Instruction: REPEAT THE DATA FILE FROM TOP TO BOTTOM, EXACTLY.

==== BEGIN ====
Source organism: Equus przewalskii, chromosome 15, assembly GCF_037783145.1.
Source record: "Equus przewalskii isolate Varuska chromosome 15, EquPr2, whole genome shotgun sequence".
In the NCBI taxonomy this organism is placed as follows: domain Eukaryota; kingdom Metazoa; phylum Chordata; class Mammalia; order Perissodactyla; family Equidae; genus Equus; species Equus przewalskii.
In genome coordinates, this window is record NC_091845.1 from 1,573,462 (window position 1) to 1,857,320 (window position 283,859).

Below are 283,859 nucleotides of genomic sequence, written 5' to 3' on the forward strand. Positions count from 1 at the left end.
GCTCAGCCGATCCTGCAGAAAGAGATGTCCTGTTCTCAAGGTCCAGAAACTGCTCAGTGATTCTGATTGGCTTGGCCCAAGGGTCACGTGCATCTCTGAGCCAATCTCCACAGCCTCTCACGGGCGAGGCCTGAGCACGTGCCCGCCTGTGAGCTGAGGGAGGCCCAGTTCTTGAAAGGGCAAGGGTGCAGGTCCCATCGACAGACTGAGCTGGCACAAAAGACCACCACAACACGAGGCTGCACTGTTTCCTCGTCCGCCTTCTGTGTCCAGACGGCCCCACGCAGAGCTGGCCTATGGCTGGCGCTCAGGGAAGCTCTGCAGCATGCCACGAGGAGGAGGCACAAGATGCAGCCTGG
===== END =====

Source organism: Equus przewalskii, chromosome 15, assembly GCF_037783145.1.
Source record: "Equus przewalskii isolate Varuska chromosome 15, EquPr2, whole genome shotgun sequence".
In the NCBI taxonomy this organism is placed as follows: domain Eukaryota; kingdom Metazoa; phylum Chordata; class Mammalia; order Perissodactyla; family Equidae; genus Equus; species Equus przewalskii.
In genome coordinates, this window is record NC_091845.1 from 1,573,462 (window position 1) to 1,857,320 (window position 283,859).

Below are 283,859 nucleotides of genomic sequence, written 5' to 3' on the forward strand. Positions count from 1 at the left end.
GCTCAGCCGATCCTGCAGAAAGAGATGTCCTGTTCTCAAGGTCCAGAAACTGCTCAGTGATTCTGATTGGCTTGGCCCAAGGGTCACGTGCATCTCTGAGCCAATCTCCACAGCCTCTCACGGGCGAGGCCTGAGCACGTGCCCGCCTGTGAGCTGAGGGAGGCCCAGTTCTTGAAAGGGCAAGGGTGCAGGTCCCATCGACAGACTGAGCTGGCACAAAAGACCACCACAACACGAGGCTGCACTGTTTCCTCGTCCGCCTTCTGTGTCCAGACGGCCCCACGCAGAGCTGGCCTATGGCTGGCGCTCAGGGAAGCTCTGCAGCATGCCACGAGGAGGAGGCACAAGATGCAGCCTGG